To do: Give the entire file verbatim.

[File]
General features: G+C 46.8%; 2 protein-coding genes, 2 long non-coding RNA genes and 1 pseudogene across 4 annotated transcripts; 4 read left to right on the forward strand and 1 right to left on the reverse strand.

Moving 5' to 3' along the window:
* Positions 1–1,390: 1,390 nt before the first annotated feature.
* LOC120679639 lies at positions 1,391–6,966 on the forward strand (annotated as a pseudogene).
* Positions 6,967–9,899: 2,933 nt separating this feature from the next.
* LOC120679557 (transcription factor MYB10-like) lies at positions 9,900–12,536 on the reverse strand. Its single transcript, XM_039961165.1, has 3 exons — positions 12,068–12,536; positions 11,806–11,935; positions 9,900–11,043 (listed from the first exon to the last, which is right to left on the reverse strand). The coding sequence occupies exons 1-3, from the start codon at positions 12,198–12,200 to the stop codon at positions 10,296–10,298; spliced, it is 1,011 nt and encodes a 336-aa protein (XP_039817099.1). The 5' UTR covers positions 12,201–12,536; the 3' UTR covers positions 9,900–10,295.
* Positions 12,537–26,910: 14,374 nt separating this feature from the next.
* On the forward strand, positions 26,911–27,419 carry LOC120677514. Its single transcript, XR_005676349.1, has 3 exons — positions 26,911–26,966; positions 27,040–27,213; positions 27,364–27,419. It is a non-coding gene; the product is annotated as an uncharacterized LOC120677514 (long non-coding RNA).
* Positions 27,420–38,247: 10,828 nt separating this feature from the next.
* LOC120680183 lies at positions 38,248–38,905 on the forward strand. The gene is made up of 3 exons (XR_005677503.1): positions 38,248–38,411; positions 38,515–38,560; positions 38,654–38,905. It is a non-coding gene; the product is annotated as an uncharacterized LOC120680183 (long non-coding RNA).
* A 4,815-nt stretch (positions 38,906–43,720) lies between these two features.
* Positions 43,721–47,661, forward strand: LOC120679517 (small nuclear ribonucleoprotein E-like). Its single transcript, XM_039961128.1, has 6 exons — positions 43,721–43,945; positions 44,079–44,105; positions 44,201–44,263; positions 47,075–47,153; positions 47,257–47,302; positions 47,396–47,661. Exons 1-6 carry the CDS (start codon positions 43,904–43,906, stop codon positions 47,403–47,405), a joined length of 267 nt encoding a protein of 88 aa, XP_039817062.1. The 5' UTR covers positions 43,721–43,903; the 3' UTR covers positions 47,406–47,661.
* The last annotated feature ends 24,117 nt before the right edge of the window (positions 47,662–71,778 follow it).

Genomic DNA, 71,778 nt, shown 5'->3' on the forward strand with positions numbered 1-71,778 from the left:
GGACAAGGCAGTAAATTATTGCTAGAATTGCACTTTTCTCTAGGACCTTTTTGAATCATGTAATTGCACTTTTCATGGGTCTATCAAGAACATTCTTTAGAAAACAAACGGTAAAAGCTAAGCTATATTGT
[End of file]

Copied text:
General features: G+C 46.8%; 2 protein-coding genes, 2 long non-coding RNA genes and 1 pseudogene across 4 annotated transcripts; 4 read left to right on the forward strand and 1 right to left on the reverse strand.

Moving 5' to 3' along the window:
* Positions 1–1,390: 1,390 nt before the first annotated feature.
* LOC120679639 lies at positions 1,391–6,966 on the forward strand (annotated as a pseudogene).
* Positions 6,967–9,899: 2,933 nt separating this feature from the next.
* LOC120679557 (transcription factor MYB10-like) lies at positions 9,900–12,536 on the reverse strand. Its single transcript, XM_039961165.1, has 3 exons — positions 12,068–12,536; positions 11,806–11,935; positions 9,900–11,043 (listed from the first exon to the last, which is right to left on the reverse strand). The coding sequence occupies exons 1-3, from the start codon at positions 12,198–12,200 to the stop codon at positions 10,296–10,298; spliced, it is 1,011 nt and encodes a 336-aa protein (XP_039817099.1). The 5' UTR covers positions 12,201–12,536; the 3' UTR covers positions 9,900–10,295.
* Positions 12,537–26,910: 14,374 nt separating this feature from the next.
* On the forward strand, positions 26,911–27,419 carry LOC120677514. Its single transcript, XR_005676349.1, has 3 exons — positions 26,911–26,966; positions 27,040–27,213; positions 27,364–27,419. It is a non-coding gene; the product is annotated as an uncharacterized LOC120677514 (long non-coding RNA).
* Positions 27,420–38,247: 10,828 nt separating this feature from the next.
* LOC120680183 lies at positions 38,248–38,905 on the forward strand. The gene is made up of 3 exons (XR_005677503.1): positions 38,248–38,411; positions 38,515–38,560; positions 38,654–38,905. It is a non-coding gene; the product is annotated as an uncharacterized LOC120680183 (long non-coding RNA).
* A 4,815-nt stretch (positions 38,906–43,720) lies between these two features.
* Positions 43,721–47,661, forward strand: LOC120679517 (small nuclear ribonucleoprotein E-like). Its single transcript, XM_039961128.1, has 6 exons — positions 43,721–43,945; positions 44,079–44,105; positions 44,201–44,263; positions 47,075–47,153; positions 47,257–47,302; positions 47,396–47,661. Exons 1-6 carry the CDS (start codon positions 43,904–43,906, stop codon positions 47,403–47,405), a joined length of 267 nt encoding a protein of 88 aa, XP_039817062.1. The 5' UTR covers positions 43,721–43,903; the 3' UTR covers positions 47,406–47,661.
* The last annotated feature ends 24,117 nt before the right edge of the window (positions 47,662–71,778 follow it).

Genomic DNA, 71,778 nt, shown 5'->3' on the forward strand with positions numbered 1-71,778 from the left:
GGACAAGGCAGTAAATTATTGCTAGAATTGCACTTTTCTCTAGGACCTTTTTGAATCATGTAATTGCACTTTTCATGGGTCTATCAAGAACATTCTTTAGAAAACAAACGGTAAAAGCTAAGCTATATTGT